Dolph Lundgren On He-Man Memories, His Scholarly Past, And How Art Imitates Life In The Expendables 2

Appearances can be deceiving, and as audiences learn in Friday's testosterone-fueled sequel The Expendables 2, even Dolph Lundgren's volatile Gunnar Jensen has a few surprising secrets to share. Such as: In addition to being a habitual alcoholic and reformed-but-unpredictable member of the squad, Gunnar's revealed to be a chemical engineering savant and former Fulbright scholar — elements cheekily borrowed from Lundgren's real life.

Long before the veteran of Rocky IV, Red Scorpion, Universal Soldier and, yes, Masters of the Universe earned his reputation as an imposing fixture in the '80s and '90s action realm, Lundgren was a decorated student who followed his economist-engineer father into the sciences and earned a master's degree in chemical engineering. A chance meeting with singer Grace Jones sparked his Hollywood aspirations; shortly after making his debut in A View To A Kill, 1985's Rocky IV and the memorable Russian boxer Ivan Drago marked Lundgren's big break, catapulting him to fame alongside fellow icons stars Sylvester Stallone, Bruce Willis, and Arnold Schwarzenegger (who team up to defeat the dastardly Jean-Claude Van Damme in Expendables 2).

As the golden age of the beefy, brawny action star waned, however, Lundgren turned increasingly to direct-to-DVD fare, but these days Lundgren is content with how things turned out: "I got married, had two kids, brought them up in Europe, got divorced, came back here again, and the kids are okay — they didn’t become victims of Hollywood or anything, so that feels good too."

Later this year the 54-year-old actor (who also writes, produces, and directs) will follow Expendables 2 with another high profile return to his roots, of sorts, in the 3-D sequel Universal Soldier: Day of Reckoning. And while the bulk of his upcoming slate remains firmly in action territory, Lundgren's turn in Jonas Akerlund's indie Small Apartments marks another surprise move from the erstwhile Ivan Drago.

Read on as Lundgren discusses his evolving image, how art imitates life in The Expendables 2, his mixed feelings about notorious bomb Masters of the Universe (and its forthcoming live-action remake), and why he left a career in science behind for acting in the first place.

In this sequel we learn that Gunnar is a oneime Fullbright scholar and has an advanced degree in chemical engineering, as you do in real life. When Sly first suggested writing elements of your life and background into Expendables 2, what was your reaction?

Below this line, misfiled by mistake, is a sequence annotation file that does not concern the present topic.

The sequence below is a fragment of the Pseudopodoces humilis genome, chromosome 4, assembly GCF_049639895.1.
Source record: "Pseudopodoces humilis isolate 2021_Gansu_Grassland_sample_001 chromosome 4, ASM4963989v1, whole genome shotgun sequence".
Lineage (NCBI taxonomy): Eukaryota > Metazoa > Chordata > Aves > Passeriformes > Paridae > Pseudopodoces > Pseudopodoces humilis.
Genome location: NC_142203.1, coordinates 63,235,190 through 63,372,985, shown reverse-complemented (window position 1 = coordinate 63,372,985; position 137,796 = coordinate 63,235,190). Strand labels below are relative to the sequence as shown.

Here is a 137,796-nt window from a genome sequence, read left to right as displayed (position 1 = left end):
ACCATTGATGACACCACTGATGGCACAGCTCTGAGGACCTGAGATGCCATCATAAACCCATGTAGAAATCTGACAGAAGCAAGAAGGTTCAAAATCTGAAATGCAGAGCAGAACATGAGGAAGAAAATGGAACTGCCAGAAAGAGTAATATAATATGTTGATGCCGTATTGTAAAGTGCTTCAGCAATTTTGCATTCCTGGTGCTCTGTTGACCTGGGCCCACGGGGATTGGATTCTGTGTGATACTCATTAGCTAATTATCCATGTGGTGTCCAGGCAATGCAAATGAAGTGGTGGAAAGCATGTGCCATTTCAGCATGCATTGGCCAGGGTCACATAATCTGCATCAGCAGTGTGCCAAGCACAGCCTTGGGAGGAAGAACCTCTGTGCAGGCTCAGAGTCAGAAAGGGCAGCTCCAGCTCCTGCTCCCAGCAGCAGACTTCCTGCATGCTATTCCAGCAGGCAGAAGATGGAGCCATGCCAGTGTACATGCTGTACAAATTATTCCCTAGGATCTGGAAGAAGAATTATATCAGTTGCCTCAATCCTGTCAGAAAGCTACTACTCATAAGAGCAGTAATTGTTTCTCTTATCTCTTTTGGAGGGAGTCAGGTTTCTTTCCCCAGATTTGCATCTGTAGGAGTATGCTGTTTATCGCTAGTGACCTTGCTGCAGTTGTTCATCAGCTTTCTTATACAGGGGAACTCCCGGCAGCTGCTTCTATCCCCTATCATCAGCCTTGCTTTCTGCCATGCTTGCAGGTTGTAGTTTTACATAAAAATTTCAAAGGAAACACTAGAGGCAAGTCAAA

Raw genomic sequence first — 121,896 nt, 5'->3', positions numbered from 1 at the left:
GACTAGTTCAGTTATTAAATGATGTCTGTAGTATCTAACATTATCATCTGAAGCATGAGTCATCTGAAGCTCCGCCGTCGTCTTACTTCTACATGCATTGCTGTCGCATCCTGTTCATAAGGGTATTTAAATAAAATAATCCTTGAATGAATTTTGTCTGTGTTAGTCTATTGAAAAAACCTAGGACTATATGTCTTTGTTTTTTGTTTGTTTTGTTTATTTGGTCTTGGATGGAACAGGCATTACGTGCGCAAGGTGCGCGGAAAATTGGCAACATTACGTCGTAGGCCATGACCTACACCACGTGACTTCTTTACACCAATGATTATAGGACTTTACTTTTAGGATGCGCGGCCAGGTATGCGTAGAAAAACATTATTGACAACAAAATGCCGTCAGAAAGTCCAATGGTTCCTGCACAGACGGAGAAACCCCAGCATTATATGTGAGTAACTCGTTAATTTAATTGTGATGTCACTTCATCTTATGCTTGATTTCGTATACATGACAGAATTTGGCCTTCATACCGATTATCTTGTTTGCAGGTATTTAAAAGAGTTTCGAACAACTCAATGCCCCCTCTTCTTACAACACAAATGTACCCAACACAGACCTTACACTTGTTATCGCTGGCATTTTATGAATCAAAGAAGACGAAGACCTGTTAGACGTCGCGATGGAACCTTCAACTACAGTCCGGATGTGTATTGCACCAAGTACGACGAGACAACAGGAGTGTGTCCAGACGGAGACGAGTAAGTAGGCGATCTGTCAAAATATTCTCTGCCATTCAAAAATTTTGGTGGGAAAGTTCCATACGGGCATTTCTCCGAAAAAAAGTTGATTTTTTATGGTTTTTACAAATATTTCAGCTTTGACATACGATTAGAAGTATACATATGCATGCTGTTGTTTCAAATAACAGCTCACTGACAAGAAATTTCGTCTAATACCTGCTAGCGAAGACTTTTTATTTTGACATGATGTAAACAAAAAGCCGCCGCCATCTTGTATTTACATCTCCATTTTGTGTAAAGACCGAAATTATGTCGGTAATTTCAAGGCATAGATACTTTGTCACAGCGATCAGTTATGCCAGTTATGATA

I laughed, you know, I thought it was funny. Only Stallone could think of stuff like that! I mean, I couldn’t have thought of it. I would have thought, “Nah, that’s too on the nose.” I would have thought of something fictitious, but he’s clever because he knows that people are interested in that, ‘cause he’s probably heard people ask me in press conferences, “Well, aren’t you like a chemical engineer or something?” So he brought that into the movie.

How did people first react when they found out about your scholarly background? Did it take a while for people to realize it?
It’s still not out there. It’ll come out a little bit with this film. But you know, when you do cinema it’s such a strong medium, it overshadows your real personality. If you play a very nice guy, lover, hero on screen but you’re an asshole in real life, it takes a long time for that to overshadow your screen persona; it maybe never will. In my case it may be a bit of the opposite — I play this brutal kind of one-dimensional, two-dimensional character so if you have other things in your real life it’s gonna take a while [to come out]. It’s just happened very quickly the last couple years that people are starting to catch on to it.

Thanks to the internet.
The internet, people read up on it. It’s such a hard climate now. Very few people would have time in their lives [to study] and have to go for acting straight away that to spend seven, eight years in academia would be a waste.

You have one of those legendary Hollywood discovery stories. Looking back, do you feel like you sort of fell into acting?
Fell into acting, well I did. I acted when I was younger but then my dad was an engineer so I started doing engineering and then I kind of fell back into it. I think a lot of it was because I had unresolved issues from when I was a kid and I wanted to be in something where you can emote, rather than just shaking test tubes and looking at dials.

Not so much emoting in the sciences, is there?
Not so much emoting in science, none. [Laughs] Just discussion, but it’s fun. I miss a little bit of it when you’re discussing intellectual matters.